An accident-prone country

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An accident-prone country

The fire at a hospital in Miryang, South Gyeongsang, on Friday that killed at least 37 and injured 130 is another example of the life-threatening society we live in. The tragedy is almost similar to the blaze in a multi-story fitness center in Jecheon, North Chungcheong, that killed 29 last month. In the last couple of months, 15 lives were lost at sea after a fishing boat collided with a tanker, four premature babies died from poor care at the hospital, and six were killed in a fire at an inn in downtown Seoul.

The fire at the five-story Sejong Hospital caused bigger casualties because the hospital specialized in care for the elderly. The hospital should have taken into account its features in its readiness for an emergency. But witnesses complained that hospital officials were as chaotic as the patients. The Jecheon fire also ended up causing greater damage because the building operator fumbled in its response. The blaze quickly spread due to lack of firefighting facilities. The water sprinklers did not work in the building, but there was no water sprinklers in the first place at Sejong Hospital. Hospital authorities said the building size did not require water sprinklers to be installed. The president held an emergency meeting, and the safety minister and politicians rushed to the scene, another scene we see after every accident.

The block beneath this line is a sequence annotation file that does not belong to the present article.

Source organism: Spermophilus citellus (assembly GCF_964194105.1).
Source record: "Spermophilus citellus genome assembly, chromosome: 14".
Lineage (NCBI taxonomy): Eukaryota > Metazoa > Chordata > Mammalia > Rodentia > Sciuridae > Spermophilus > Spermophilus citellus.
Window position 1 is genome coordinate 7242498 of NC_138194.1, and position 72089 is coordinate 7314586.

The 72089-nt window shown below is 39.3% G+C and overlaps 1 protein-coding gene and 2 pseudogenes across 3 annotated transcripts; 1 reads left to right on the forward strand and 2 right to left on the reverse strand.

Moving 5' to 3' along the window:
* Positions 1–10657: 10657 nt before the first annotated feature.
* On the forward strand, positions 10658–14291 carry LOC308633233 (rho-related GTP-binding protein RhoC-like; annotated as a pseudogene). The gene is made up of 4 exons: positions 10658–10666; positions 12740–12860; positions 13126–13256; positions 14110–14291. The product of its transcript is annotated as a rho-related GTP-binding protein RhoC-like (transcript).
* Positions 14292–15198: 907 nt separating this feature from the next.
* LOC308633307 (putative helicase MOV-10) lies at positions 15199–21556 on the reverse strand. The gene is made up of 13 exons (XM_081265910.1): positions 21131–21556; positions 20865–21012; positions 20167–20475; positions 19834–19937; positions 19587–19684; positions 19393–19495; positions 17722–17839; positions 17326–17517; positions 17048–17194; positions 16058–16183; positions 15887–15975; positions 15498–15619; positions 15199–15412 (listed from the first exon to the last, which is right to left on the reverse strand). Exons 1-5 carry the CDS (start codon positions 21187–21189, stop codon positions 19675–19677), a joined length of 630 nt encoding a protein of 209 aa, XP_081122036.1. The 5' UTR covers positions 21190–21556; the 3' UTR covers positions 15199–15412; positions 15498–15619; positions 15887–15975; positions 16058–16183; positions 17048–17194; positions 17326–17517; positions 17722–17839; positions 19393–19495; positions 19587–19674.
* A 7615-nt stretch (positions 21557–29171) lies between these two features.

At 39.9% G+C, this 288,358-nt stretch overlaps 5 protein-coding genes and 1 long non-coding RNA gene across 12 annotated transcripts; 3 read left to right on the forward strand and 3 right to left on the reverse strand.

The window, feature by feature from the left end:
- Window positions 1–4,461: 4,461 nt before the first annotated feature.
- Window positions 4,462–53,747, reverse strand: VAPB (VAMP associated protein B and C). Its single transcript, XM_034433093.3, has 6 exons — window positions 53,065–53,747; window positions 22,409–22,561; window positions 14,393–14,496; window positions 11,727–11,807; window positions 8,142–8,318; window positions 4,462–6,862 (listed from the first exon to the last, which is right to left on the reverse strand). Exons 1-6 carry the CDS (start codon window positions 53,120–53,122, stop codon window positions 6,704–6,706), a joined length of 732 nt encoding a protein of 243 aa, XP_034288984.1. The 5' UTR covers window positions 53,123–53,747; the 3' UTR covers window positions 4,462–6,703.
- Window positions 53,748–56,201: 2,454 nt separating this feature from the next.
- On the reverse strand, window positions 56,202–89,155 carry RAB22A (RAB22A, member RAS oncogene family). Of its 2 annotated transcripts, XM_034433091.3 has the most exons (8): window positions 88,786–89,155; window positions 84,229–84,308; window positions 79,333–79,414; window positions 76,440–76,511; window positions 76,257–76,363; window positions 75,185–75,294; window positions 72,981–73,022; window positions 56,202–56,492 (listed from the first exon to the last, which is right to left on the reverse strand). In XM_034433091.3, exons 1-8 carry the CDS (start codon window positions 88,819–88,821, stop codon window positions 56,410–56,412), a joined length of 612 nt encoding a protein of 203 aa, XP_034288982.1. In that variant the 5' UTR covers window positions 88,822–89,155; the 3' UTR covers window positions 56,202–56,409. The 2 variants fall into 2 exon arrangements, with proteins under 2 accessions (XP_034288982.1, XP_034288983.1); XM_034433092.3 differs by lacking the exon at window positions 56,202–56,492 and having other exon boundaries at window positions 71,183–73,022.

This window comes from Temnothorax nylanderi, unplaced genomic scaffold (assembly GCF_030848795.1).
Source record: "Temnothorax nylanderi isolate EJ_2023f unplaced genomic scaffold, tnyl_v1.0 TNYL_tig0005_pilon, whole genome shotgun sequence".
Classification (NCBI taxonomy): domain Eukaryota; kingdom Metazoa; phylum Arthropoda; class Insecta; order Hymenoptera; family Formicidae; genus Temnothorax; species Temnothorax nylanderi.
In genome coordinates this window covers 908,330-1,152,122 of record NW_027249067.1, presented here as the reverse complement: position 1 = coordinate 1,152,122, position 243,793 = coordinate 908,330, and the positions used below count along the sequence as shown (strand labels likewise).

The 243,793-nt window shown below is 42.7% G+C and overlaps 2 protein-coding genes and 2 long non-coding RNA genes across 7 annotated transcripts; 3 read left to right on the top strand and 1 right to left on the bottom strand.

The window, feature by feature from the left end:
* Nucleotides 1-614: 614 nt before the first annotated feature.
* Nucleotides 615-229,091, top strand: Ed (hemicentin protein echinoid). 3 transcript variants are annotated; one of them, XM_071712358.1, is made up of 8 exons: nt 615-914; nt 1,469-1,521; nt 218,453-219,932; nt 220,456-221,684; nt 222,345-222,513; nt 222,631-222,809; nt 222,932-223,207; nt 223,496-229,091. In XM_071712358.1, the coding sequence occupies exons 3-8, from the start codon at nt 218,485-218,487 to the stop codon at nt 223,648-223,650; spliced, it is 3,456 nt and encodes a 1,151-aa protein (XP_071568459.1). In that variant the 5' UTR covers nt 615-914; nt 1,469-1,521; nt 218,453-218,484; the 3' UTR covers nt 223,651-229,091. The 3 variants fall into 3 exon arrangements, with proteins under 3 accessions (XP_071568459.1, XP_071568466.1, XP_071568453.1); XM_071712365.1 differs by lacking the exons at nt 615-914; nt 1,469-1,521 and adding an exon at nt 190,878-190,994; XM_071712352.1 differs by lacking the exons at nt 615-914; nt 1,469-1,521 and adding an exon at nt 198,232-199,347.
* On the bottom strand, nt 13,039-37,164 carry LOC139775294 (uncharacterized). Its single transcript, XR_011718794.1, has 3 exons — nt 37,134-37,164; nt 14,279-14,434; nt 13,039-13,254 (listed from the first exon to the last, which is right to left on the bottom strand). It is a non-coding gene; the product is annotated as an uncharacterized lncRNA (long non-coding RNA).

Investigations are not final, but given the rapid spread of smoke, more lives were lost than should have been due to the unsafe building structure and materials. The hospital also did not have any manual for disasters such as fires and earthquakes. Alarms went off and nurses shouted fire, but the caregivers did not work to evacuate the patients.

The government had promised to make society safer after the sinking of Sewol ferry four years ago. A public safety administration was independently created. But despite all of this, nothing has changed. We witness the loss of lives on the streets and industrial sites and more lives are at risk in multi-functional public facilities.

What the government really must combat is the ills prevalent across the society. We now have become accustomed to the sight of major accidents. Our lives are at risk in a safety-poor society. The public too must become more aware. Instead of all the big talk, the government must show actions and address dangers in the society.

JoongAng Ilbo, Jan. 27, Page 26
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